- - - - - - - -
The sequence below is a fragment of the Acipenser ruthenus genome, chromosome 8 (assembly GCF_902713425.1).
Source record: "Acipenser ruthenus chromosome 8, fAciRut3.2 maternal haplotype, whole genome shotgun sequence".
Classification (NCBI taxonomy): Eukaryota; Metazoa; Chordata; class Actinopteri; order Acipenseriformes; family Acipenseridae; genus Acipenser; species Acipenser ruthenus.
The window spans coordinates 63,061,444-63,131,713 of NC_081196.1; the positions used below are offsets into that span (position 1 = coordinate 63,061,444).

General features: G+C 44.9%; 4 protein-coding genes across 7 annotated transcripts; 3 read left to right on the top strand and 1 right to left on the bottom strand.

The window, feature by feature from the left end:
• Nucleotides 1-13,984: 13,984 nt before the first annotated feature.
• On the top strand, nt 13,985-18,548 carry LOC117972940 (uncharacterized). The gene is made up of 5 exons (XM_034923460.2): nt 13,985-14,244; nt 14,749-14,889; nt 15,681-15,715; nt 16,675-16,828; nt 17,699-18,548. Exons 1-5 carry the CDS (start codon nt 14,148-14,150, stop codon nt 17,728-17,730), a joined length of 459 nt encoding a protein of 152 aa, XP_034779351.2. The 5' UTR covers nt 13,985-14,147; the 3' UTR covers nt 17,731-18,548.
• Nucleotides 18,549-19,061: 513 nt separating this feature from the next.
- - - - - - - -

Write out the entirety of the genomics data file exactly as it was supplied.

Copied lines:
The sequence below is a fragment of the Acipenser ruthenus genome, chromosome 8 (assembly GCF_902713425.1).
Source record: "Acipenser ruthenus chromosome 8, fAciRut3.2 maternal haplotype, whole genome shotgun sequence".
Classification (NCBI taxonomy): Eukaryota; Metazoa; Chordata; class Actinopteri; order Acipenseriformes; family Acipenseridae; genus Acipenser; species Acipenser ruthenus.
The window spans coordinates 63,061,444-63,131,713 of NC_081196.1; the positions used below are offsets into that span (position 1 = coordinate 63,061,444).

General features: G+C 44.9%; 4 protein-coding genes across 7 annotated transcripts; 3 read left to right on the top strand and 1 right to left on the bottom strand.

The window, feature by feature from the left end:
• Nucleotides 1-13,984: 13,984 nt before the first annotated feature.
• On the top strand, nt 13,985-18,548 carry LOC117972940 (uncharacterized). The gene is made up of 5 exons (XM_034923460.2): nt 13,985-14,244; nt 14,749-14,889; nt 15,681-15,715; nt 16,675-16,828; nt 17,699-18,548. Exons 1-5 carry the CDS (start codon nt 14,148-14,150, stop codon nt 17,728-17,730), a joined length of 459 nt encoding a protein of 152 aa, XP_034779351.2. The 5' UTR covers nt 13,985-14,147; the 3' UTR covers nt 17,731-18,548.
• Nucleotides 18,549-19,061: 513 nt separating this feature from the next.